To the Presiding Judge

Lismore Court House.
I began my life in Nimbin over 20 years ago when I rented the Museum shopfront as a second hand, antique shop. Dealing of illegal drugs was a small issue then in the village, but even then a divisive one. As tourism grew and the popularity of cannabis spread, so the dealing grew along with the shops in the town, now nearly all dependent on the tourist trade.
Over the now I5 years that I have operated the Museum as a tourism enterprise, my assistants and I have strived tirelessly to keep drug dealing off the premises. This has often been at great personal risk and many volunteers have quit because of the abuse copped in the process. There are numerous signs throughout the Museums 8 rooms saying ‘no dealing’, and even detailed, large writing explaining our predicament and asking for co-operation. Of course many of the young men dealing cannot read! The police are fully aware of all this and I have always tried to communicate openly and honestly with them for approximately twenty years. All that time I’ve been a member of the Police Community Consultation Committee.
The big change came when CCTV cameras were installed in the street, live to the police station, several years ago. Displacement is a well documented consequence, but it was accepted that this would eventuate, and it did. All over town, everywhere the cameras don’t cover, the dealing moved there. This included inside the Museum and in the extensive unfenced backyard and adjoining block, none of which is on camera, nor in my lease.
So it seems totally unfair that the Museum, Nirnbin’s main tourist attraction, is threatened because the more tourism grows here, and the more police stop walking the beat like they had to before the cameras, the worse the situation is getting. It doesn’t help that Nimbin has a closed Youth Club and SK8 Park, and the Museum building used to house the youth club.
Also, dealing occurs all over Nimbin and yet the police continue to target the two business premises, Hemp Bar and the Museum, who have both been lawfully and actively lobbying for cannabis law reform. The very reason we have been calling for a trial of licensed cannabis cafes is to deal with this impossible and longstanding situation. We have an implied constitutional right to political association and freedom of speech. The oppressive and unconscionable use of this legislation by the police in this matter is a burden on our rights I believe. I invite you to visit the Museum and Hemp Embassy’s websites, see links below.
Since the closure of the Museum at MardiGrass this year, May 3 & 4, Nimbin’s busiest weekend of the year, we have strived conscientiously to keep the dealing outside the premises and have succeeded mostly because the dealers take our threats more seriously now because we have a copy of the affidavit and police DVD of the April 1st raid. Police have observed this change and there has not been any supply charges that I am aware of over the previous 4 months. This can be confirmed by police records.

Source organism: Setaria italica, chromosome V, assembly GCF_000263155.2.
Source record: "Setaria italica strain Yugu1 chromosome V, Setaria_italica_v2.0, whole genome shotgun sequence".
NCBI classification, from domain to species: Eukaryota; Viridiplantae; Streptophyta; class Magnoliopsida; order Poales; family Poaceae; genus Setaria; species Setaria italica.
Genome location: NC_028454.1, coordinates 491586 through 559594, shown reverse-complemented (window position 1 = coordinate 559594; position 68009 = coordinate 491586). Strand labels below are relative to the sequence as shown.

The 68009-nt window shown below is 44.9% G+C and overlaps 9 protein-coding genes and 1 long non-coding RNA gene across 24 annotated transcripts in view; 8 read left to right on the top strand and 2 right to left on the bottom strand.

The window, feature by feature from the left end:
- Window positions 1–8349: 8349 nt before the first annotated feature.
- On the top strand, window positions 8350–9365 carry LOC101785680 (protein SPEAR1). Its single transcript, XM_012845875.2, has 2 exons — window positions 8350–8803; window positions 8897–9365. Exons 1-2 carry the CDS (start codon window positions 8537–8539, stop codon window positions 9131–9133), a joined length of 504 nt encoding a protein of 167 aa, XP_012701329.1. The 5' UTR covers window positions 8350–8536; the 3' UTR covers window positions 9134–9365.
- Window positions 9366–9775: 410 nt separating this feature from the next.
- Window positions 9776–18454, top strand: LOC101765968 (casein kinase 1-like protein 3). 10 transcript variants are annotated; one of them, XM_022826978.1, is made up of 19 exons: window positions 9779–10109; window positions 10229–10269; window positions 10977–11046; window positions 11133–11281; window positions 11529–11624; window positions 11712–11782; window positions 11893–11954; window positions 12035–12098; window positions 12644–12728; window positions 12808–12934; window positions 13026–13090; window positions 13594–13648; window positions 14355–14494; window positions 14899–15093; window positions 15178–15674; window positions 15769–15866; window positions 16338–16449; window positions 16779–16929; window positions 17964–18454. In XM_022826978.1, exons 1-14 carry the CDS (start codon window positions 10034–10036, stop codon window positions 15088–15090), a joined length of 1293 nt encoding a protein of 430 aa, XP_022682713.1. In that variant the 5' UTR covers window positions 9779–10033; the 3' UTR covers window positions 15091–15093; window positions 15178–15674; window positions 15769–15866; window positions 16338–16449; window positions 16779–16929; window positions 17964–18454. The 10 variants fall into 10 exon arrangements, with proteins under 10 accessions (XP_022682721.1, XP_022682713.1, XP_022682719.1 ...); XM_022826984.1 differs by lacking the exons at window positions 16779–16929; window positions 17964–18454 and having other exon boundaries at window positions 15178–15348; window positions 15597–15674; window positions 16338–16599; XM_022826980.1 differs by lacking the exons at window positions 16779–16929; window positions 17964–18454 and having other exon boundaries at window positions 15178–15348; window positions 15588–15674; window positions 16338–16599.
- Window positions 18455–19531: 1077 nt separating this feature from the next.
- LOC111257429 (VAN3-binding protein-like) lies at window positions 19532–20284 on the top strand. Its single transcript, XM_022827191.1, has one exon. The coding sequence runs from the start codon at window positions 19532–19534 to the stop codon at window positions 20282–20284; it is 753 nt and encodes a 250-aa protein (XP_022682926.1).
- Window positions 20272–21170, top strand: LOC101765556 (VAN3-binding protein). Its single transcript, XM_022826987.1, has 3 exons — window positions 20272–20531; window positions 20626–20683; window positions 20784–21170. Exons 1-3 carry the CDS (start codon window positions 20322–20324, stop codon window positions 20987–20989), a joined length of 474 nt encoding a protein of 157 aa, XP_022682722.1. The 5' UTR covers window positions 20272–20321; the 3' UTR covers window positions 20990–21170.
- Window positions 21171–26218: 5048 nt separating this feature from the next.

Before we reopened after that weekend closure I purposefully went to the police station to discuss what was expected from me by the police and was told by Detective Sergeant Michael Smith and the local Sergeant Mat Johnson, who agreed that the eradication of drug dealing from Nimbin was an impossible objective, and that I should just continue “to do my best and try and keep the dealing outside”. I have engaged in an endless dialogue with the Police including the Area Commander about how to make Nimbin more peaceful and how to deal with the illegal cannabis trade and the people attracted to it. It is disappointing that the police recently ceased to include me in any discussions and there is no acknowledgement of the more than reasonable effort we make everyday.
Please consider our situation in any decisions which you are required to make in relation to the Nimbin Museum. Please also note that I have only been given a few days notice on this matter the affect of which will have a major long term impact on Nimbin tourism and the many volunteers involved in keeping the Museum operational. As the occupant of the premises I ask to be given a say in the matter when it is heard. Please advise us of any hearings or how I should go about getting heard.
I have been advised that undercover police have been offered marijuana in the Museum since the MardiGrass, the fresh evidence, and wonder why they didn’t arrest these people. I cannot do their job for them.
The Museum won a major North Coast Tourism Award some years back and has an international reputation for it’s extraordinary art, murals, sculptures etc. Our joy is welcoming visitors from across the planet who come in busloads daily. I understand the police are just trying to do their job but I believe they will be throwing the baby out with the bathwater in this case. And it is not adressing the issue of the dealers who will remain everywhere else in town.
Wishing you could find the time and come and see the situation for yourself. My landlord lives in Sydney and has never been to Nimbin. I am a good tenant, always pay the rent on time and maintain the old and leaking building at my own expense usually.
If they cannot keep all drug dealing out of the jails, what hope do i have?
Your sincerely, Michael Balderstone
P.S. I offer to close the Museum for a month to see if it helps stop the drug dealing in Nimbin.
Nimbin Museum, 62 Cullen st, Nimbin, 2480 phone 66891123 www.nimbinmuseum.com www.hempembassy.net

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